A woman called 911 on Sept. 15, saying she had been kidnapped and robbed at knifepoint from an ATM at a Lawrenceville Publix. After a week of investigation, Gwinnett County police discovered it was an elaborate lie.
Hillary Black, 33, of Lawrenceville, is wanted on a charge of false statements, the Gwinnett County Police Department said. Black told a police officer she would turn herself in, but has not yet been booked into the Gwinnett County Detention Center.
Police spent 38 hours investigating the case, utilizing five uniform officers, one supervisor, one detective and two members of the crime scene unit, according to a department release.
Black called 911 around 11:15 a.m. on Sept. 15 and told the operator a Hispanic man had approached her at an ATM at the Publix on Duluth Highway in Lawrenceville and threatened her with a box cutter. The man forced her into her car and made her drive to an abandoned shopping center, where he tried to sexually assault her, but she fought him off, she later told police. The man also took $1,400 cash from her, she told police.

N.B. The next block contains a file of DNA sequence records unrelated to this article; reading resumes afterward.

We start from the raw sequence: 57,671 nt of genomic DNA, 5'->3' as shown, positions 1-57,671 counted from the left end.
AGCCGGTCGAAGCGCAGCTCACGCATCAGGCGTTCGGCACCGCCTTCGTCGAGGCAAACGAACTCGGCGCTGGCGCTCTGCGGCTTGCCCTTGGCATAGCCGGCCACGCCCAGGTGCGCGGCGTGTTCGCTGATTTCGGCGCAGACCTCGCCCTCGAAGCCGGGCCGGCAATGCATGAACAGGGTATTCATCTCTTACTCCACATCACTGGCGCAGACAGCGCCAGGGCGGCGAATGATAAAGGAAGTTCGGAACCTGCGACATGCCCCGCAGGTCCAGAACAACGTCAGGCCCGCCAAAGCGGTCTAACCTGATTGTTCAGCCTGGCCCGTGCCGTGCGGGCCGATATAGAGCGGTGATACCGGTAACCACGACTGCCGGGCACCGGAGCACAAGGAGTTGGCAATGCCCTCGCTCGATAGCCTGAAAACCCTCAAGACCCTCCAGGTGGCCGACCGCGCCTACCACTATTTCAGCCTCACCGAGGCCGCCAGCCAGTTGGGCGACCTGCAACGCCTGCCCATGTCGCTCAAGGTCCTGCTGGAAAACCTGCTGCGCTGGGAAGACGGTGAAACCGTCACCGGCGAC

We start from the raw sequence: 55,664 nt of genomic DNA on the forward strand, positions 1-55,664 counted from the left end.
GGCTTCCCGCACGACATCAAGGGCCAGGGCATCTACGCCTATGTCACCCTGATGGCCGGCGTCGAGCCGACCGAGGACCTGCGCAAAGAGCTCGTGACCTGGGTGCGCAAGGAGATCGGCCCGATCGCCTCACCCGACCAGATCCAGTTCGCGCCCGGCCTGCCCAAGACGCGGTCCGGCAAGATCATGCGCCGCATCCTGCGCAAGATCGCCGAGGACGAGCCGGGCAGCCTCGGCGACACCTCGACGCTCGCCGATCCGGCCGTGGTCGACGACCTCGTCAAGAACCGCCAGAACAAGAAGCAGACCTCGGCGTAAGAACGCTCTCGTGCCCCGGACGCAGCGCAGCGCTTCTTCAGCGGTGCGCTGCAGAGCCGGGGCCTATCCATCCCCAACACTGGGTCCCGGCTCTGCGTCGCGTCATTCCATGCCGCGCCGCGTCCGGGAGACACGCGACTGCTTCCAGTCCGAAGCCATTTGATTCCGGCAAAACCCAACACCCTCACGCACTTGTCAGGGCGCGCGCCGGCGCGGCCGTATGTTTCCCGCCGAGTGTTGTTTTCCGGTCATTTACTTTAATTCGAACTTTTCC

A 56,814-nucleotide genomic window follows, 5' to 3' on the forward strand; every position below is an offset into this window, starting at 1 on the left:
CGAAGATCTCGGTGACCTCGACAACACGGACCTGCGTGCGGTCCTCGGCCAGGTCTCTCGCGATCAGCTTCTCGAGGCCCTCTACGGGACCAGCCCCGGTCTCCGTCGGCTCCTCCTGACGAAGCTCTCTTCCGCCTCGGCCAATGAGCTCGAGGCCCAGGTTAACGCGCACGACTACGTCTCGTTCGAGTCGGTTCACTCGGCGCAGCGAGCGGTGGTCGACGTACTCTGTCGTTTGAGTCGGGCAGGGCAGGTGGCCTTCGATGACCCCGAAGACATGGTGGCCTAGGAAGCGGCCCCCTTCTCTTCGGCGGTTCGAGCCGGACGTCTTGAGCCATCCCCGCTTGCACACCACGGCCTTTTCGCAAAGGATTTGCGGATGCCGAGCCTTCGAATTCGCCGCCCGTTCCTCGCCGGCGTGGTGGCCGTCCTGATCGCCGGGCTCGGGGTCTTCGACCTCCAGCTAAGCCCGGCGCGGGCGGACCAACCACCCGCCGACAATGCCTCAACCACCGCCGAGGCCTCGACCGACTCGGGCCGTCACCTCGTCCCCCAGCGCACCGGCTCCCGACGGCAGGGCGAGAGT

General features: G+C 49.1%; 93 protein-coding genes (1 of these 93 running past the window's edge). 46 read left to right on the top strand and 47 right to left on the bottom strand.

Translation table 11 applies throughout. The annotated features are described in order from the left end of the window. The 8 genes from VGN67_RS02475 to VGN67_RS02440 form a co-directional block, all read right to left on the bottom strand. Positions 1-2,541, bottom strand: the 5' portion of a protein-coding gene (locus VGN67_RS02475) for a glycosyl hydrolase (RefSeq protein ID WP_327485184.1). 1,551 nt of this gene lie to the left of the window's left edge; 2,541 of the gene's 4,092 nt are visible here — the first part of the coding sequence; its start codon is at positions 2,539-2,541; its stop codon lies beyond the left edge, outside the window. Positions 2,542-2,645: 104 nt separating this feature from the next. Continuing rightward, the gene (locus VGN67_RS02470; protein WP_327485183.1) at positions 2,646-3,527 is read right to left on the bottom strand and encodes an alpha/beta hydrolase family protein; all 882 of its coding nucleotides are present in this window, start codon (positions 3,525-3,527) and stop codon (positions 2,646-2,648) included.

After interviewing Black, an officer tried to find the abandoned shopping center she had described. She said it was at the intersection of Five Forks Trickum Road and Johnson Road, but the officer could not find any shopping center like the one she described, according to a department release.
Publix surveillance footage showed Black going to the ATM, but nobody could be seen getting into Black’s car besides her. Officers searched Black’s car and did not find any blood, fingerprints or other items that could have been left behind by the alleged assailant, according to police.
When a detective questioned Black about her story, she initially stuck to it. Black said she made the story up after the detective told her about the Publix surveillance footage, according to police.
The detective escorted Black out of the police station and later obtained the warrant for false statements. He called Black and told her about the warrant, and she said she would turn herself in, but has not as of Monday afternoon.
“It’s unfortunate that so many officers spent their time dedicated to a crime that never happened rather than using their time to patrol neighborhoods, conduct traffic enforcement, follow up on investigations, and completing reports to name a few,” said Cpl. Michele Pihera, a department spokeswoman.
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